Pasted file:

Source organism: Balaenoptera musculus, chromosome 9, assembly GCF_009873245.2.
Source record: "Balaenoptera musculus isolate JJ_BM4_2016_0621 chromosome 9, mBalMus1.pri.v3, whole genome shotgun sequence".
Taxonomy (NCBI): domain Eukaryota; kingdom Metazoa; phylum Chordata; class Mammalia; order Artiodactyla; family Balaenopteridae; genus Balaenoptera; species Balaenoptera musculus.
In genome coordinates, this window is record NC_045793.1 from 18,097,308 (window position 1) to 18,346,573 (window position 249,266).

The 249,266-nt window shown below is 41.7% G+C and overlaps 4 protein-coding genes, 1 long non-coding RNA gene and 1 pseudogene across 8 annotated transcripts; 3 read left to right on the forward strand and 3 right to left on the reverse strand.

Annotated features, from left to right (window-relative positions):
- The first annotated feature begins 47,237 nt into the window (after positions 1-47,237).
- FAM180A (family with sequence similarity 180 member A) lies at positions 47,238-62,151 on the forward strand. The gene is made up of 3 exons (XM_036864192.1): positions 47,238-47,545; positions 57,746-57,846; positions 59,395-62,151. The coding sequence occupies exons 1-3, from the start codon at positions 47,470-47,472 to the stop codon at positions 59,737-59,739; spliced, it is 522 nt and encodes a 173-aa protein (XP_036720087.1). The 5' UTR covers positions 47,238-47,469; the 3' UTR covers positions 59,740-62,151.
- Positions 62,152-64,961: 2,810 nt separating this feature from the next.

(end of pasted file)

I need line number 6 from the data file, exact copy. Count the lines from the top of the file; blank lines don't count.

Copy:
Annotated features, from left to right (window-relative positions):